Non-essential business owner to be charged for not closing: Guelph police
KITCHENER -- Guelph police say a business classified as non-essential was caught operating in the city, against provincial directives.
Earlier this week, the Ontario government ordered all non-essential businesses to close for at least 14 days in an effort to slow the spread of COVID-19.
According to a news release, a police officer saw someone leaving the business near Woodlawn Road West and Woolwich Street on Thursday at around 9:30 a.m.
Police pulled over the man as he was driving away from the business.
The man confirmed that the business was open and providing services to customers, according to officials.
About 15 minutes later the officer returned to the business to check if it was open, and found the door was locked and no one answered.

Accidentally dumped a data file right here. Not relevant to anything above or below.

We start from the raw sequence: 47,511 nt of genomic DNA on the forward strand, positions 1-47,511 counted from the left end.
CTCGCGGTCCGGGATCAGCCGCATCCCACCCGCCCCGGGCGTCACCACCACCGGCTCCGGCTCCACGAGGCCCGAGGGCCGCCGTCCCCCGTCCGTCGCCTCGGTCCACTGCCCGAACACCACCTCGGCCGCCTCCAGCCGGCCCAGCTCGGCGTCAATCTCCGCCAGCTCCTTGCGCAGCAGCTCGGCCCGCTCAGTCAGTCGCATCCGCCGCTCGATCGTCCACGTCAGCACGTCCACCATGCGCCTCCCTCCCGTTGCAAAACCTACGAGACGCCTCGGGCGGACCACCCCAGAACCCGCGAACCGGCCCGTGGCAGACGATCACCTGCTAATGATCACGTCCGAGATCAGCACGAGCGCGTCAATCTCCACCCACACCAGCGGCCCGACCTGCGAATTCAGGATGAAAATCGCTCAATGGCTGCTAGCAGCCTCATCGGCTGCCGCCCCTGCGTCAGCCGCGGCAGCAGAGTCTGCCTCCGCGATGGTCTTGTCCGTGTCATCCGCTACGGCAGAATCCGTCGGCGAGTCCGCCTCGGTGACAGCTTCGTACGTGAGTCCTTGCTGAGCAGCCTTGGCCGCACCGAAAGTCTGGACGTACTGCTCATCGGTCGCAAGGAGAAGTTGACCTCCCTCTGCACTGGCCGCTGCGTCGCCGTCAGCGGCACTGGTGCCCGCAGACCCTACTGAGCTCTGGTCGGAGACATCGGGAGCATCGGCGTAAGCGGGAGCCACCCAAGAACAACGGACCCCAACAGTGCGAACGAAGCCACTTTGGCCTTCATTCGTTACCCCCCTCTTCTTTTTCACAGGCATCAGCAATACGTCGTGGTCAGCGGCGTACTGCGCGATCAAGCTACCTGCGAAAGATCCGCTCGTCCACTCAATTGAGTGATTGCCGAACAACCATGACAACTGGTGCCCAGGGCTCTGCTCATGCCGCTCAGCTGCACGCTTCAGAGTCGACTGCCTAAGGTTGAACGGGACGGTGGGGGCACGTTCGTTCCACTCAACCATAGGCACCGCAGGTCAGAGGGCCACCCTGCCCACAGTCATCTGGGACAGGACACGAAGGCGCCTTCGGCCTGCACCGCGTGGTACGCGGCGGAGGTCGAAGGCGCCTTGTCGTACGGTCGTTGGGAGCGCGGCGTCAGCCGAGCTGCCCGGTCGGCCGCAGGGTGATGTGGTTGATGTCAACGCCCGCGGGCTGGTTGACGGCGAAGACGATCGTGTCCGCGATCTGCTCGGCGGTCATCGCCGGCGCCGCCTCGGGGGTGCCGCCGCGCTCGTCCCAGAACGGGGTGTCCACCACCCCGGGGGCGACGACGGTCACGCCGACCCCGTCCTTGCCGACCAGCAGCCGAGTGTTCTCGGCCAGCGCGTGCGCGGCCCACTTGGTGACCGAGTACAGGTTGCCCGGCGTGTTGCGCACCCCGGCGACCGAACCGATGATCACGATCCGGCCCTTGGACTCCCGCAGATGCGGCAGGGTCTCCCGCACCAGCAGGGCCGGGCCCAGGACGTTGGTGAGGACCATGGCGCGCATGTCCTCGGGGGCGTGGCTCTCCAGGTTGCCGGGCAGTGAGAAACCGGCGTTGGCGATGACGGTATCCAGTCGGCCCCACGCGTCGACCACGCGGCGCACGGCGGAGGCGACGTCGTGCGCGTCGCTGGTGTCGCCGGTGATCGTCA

Guelph Police Const. Kyle Grant says that there's a set fine of $750 for this kind of offence, but given the circumstances the punishment could be different.
"Since our officer wasn't actually able to speak with the owner as, again, when they returned to the business it was now locked and no answer at the door, it will ultimately be up to the judge to decide what their penalty will be," he explains.
Police say the business owner has been issued a summons under the Emergency Management and Civil Protection Act.
A 48-year-old woman from Maple, Ont. will be charged with failing to comply with an order made during a declared emergency.
She is scheduled to appear in court on July 16th.
"Our officers are out 24 hours a day patrolling our city," said Grant. "If they observe a non-essential business they will investigate and lay an appropriate charge if deemed necessary."
Police have not identified the business inquestion and only say that is non-essential.
Officials say that anyone who witnesses an individual disobeying the provincial order, or using facilities that have been closed by the city, to call the by-law office or non-emergency line of the police.